Referring now more particularly to the accompanying drawings, in which like reference characters have been applied to like parts throughout the views, the numeral 5 generally designates Ithe rigid cylindrical outer shell of a teat cup incorporating the ination or liner 6 of this invention. As is customary, the shell is made of metal while the inflation is made of substantially soft rubber or the like having good iiexibility and elasticity.
An enlarged circular rim portion 7 on the upper end of the shell provides an upwardly facing flat seat 8 nor`- mal to the axis of the shell, and an upstanding retaining ange 9 encircling the seat. j
, An expander ring 11 inserted into the upper end of the inflation in eiect forms a head 12 thereon having an annular cushion top 13 and an underside 14 that bears atwise upon the seat 8 on the rim portion 7, in sealing relation thereto. The central opening 15 in the cushion top 13 is substantially equal in diameter to that of the bore 16 in a tubular upper section 17 of the inflation so as to provide for entrance of the teat of an animal thereinto.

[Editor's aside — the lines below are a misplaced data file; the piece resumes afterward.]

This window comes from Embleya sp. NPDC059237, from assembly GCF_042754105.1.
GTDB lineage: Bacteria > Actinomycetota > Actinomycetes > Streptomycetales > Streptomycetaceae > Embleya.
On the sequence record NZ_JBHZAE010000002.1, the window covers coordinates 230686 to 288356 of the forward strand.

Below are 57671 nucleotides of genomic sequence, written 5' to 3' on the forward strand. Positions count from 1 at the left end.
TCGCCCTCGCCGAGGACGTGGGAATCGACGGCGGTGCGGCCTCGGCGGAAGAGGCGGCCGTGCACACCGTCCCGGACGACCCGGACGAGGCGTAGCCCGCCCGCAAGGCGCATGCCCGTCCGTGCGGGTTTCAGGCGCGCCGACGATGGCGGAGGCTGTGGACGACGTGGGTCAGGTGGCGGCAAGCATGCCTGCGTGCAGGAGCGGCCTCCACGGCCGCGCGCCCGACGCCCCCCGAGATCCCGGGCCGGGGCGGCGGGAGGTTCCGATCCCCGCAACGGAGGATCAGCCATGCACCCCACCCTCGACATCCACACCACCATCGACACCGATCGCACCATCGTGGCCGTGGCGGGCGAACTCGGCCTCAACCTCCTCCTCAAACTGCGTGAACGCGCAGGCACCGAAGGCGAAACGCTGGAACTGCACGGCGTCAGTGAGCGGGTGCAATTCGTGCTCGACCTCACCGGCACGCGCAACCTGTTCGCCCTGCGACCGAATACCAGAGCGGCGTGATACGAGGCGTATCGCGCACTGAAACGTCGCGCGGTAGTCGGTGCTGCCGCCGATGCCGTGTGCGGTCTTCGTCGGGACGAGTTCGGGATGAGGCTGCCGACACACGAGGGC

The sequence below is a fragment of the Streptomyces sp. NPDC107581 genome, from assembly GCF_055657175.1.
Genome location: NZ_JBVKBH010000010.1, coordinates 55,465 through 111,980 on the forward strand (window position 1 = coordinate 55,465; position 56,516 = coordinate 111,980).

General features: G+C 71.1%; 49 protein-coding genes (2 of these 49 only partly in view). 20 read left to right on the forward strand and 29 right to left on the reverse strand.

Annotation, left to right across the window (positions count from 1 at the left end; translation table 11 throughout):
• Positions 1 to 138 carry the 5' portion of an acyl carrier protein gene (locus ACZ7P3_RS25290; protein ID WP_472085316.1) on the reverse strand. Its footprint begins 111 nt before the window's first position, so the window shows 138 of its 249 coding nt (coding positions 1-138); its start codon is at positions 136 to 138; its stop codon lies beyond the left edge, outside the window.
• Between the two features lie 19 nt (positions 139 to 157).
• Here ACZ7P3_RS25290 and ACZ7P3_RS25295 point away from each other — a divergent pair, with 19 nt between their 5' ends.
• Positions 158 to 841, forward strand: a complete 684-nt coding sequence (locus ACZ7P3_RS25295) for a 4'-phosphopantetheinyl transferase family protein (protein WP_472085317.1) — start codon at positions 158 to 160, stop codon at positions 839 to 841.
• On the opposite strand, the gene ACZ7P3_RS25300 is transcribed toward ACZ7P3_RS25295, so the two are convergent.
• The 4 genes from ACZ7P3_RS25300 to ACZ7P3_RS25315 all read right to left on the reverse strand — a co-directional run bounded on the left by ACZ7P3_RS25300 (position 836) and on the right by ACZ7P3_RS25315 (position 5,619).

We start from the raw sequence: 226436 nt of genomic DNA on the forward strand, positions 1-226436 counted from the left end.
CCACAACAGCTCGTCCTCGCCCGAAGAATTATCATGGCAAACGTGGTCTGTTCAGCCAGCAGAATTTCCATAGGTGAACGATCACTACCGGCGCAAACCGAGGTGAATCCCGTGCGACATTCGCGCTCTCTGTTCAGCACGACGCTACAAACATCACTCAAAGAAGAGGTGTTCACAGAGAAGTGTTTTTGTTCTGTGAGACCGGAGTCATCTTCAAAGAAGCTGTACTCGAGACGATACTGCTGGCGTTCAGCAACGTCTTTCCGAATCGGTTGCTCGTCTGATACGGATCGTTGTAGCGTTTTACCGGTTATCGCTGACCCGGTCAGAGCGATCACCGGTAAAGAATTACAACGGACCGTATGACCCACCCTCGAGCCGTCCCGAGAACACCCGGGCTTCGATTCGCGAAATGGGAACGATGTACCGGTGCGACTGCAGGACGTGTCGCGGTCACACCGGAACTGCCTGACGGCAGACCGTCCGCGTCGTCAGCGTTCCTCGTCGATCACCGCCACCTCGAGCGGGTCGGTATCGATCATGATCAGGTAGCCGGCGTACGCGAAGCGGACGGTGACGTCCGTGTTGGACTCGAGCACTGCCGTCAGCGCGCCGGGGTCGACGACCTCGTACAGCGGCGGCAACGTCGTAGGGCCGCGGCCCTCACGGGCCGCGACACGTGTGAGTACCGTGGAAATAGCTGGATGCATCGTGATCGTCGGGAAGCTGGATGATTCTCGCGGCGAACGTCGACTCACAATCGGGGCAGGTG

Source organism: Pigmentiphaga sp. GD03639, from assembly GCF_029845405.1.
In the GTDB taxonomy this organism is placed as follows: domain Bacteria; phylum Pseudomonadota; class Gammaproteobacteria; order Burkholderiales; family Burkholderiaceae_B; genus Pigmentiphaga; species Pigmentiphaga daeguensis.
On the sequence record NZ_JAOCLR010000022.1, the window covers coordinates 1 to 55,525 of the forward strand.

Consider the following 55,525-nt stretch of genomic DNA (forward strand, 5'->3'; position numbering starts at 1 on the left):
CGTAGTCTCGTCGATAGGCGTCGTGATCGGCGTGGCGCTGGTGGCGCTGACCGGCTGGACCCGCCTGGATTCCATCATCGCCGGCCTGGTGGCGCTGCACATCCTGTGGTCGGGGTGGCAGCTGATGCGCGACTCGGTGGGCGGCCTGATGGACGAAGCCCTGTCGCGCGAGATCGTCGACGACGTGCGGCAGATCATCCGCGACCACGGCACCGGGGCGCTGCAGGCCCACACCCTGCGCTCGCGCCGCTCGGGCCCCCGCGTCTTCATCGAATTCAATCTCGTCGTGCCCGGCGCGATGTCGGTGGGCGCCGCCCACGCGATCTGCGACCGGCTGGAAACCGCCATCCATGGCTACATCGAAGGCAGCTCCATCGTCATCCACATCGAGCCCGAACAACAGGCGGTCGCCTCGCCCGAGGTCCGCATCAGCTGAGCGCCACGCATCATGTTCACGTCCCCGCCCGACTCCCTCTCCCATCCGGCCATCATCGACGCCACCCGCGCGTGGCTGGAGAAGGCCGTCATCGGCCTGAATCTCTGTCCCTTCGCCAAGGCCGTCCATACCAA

i The lower end portion of the shell is reduced in diamter, as at 19, and ilared outwardly to a slight extent at its extremity to enable an everted lower end portion 20 of the liner or ination to be stretched thereover, in sealing relation to the lower end of the shell and retained against displacement by the are. It will be understood that the liner must be stretched lengthwise when its lower end portion is engaged over the flared bottom portion of the shell so as to tightly and sealingly engage the underside 14 of the head on the upper end of the liner with the seat 8 on the top of the shell.